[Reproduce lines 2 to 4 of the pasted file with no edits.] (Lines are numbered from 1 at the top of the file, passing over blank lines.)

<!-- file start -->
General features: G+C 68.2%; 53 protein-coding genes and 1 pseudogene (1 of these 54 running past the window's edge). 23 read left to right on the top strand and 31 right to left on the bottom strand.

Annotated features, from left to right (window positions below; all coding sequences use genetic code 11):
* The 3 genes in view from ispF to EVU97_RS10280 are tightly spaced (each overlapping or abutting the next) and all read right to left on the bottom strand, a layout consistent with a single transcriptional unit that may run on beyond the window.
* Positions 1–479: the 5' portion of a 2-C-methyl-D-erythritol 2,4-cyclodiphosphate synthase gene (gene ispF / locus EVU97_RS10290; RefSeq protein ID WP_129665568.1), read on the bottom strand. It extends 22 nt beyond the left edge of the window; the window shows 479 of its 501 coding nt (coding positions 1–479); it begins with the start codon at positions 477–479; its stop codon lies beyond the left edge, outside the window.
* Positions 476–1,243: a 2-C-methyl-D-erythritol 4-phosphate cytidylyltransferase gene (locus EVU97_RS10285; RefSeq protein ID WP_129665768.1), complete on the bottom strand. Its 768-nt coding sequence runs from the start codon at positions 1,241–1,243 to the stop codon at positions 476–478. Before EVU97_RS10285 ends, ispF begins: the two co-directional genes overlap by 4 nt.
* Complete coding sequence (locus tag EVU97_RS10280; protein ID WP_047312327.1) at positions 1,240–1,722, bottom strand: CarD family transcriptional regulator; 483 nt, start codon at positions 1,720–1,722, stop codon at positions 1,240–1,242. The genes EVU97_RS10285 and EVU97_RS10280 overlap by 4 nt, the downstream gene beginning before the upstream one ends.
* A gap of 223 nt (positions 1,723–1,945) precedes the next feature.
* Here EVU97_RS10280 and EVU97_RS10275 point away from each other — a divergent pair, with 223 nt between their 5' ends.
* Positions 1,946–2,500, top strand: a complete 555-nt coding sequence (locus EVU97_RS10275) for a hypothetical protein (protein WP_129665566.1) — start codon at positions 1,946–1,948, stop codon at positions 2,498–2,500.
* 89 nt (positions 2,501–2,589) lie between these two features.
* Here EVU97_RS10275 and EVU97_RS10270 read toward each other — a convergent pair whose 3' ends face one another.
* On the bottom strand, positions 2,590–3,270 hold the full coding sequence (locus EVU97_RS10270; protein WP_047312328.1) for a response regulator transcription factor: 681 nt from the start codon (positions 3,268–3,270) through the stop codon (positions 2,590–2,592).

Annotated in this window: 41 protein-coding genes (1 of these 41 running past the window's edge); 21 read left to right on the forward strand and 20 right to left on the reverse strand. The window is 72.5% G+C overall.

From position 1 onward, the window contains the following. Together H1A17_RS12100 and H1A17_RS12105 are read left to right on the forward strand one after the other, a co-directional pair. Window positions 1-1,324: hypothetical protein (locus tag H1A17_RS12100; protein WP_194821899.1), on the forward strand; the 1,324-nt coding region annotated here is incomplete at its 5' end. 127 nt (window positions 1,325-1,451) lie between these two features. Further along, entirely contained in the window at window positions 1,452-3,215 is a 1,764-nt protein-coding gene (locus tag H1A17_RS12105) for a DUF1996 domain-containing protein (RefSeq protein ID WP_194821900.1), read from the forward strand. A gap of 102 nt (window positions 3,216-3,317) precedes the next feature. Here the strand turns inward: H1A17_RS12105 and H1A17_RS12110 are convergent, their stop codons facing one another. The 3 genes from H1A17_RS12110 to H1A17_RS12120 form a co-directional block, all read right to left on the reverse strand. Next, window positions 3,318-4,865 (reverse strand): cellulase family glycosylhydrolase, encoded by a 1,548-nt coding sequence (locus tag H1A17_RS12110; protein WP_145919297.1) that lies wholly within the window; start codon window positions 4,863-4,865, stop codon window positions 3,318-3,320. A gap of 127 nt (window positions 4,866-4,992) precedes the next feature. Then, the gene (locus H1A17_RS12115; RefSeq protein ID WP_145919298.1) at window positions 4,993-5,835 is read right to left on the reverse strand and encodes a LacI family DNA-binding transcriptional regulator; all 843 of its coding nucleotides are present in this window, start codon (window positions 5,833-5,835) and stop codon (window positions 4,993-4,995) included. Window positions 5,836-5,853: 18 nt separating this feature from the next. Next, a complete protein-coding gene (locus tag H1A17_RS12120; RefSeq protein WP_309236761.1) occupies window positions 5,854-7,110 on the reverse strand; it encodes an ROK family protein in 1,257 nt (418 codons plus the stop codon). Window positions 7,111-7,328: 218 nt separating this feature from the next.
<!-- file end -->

Annotated features, from left to right (window positions below; all coding sequences use genetic code 11):
* The 3 genes in view from ispF to EVU97_RS10280 are tightly spaced (each overlapping or abutting the next) and all read right to left on the bottom strand, a layout consistent with a single transcriptional unit that may run on beyond the window.
* Positions 1–479: the 5' portion of a 2-C-methyl-D-erythritol 2,4-cyclodiphosphate synthase gene (gene ispF / locus EVU97_RS10290; RefSeq protein ID WP_129665568.1), read on the bottom strand. It extends 22 nt beyond the left edge of the window; the window shows 479 of its 501 coding nt (coding positions 1–479); it begins with the start codon at positions 477–479; its stop codon lies beyond the left edge, outside the window.